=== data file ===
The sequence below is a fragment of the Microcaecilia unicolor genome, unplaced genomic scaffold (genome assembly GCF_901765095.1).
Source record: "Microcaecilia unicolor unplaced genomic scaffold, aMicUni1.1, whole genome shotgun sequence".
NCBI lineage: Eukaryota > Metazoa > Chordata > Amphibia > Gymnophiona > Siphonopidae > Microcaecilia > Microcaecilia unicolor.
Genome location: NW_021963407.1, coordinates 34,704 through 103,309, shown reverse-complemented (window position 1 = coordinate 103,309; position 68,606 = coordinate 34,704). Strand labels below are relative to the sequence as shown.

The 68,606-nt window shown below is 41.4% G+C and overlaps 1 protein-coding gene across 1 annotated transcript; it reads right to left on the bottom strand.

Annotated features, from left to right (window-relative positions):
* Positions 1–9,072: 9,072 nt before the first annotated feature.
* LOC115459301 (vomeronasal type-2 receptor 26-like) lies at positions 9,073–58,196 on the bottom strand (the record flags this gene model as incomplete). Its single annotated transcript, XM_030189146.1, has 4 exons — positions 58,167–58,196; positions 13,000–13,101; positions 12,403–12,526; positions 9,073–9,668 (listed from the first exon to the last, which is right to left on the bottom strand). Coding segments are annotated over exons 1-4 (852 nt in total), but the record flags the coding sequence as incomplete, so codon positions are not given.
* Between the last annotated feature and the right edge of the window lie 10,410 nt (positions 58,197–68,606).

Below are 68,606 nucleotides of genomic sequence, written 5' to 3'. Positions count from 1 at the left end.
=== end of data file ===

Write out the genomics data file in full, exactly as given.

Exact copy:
The sequence below is a fragment of the Microcaecilia unicolor genome, unplaced genomic scaffold (genome assembly GCF_901765095.1).
Source record: "Microcaecilia unicolor unplaced genomic scaffold, aMicUni1.1, whole genome shotgun sequence".
NCBI lineage: Eukaryota > Metazoa > Chordata > Amphibia > Gymnophiona > Siphonopidae > Microcaecilia > Microcaecilia unicolor.
Genome location: NW_021963407.1, coordinates 34,704 through 103,309, shown reverse-complemented (window position 1 = coordinate 103,309; position 68,606 = coordinate 34,704). Strand labels below are relative to the sequence as shown.

The 68,606-nt window shown below is 41.4% G+C and overlaps 1 protein-coding gene across 1 annotated transcript; it reads right to left on the bottom strand.

Annotated features, from left to right (window-relative positions):
* Positions 1–9,072: 9,072 nt before the first annotated feature.
* LOC115459301 (vomeronasal type-2 receptor 26-like) lies at positions 9,073–58,196 on the bottom strand (the record flags this gene model as incomplete). Its single annotated transcript, XM_030189146.1, has 4 exons — positions 58,167–58,196; positions 13,000–13,101; positions 12,403–12,526; positions 9,073–9,668 (listed from the first exon to the last, which is right to left on the bottom strand). Coding segments are annotated over exons 1-4 (852 nt in total), but the record flags the coding sequence as incomplete, so codon positions are not given.
* Between the last annotated feature and the right edge of the window lie 10,410 nt (positions 58,197–68,606).

Below are 68,606 nucleotides of genomic sequence, written 5' to 3'. Positions count from 1 at the left end.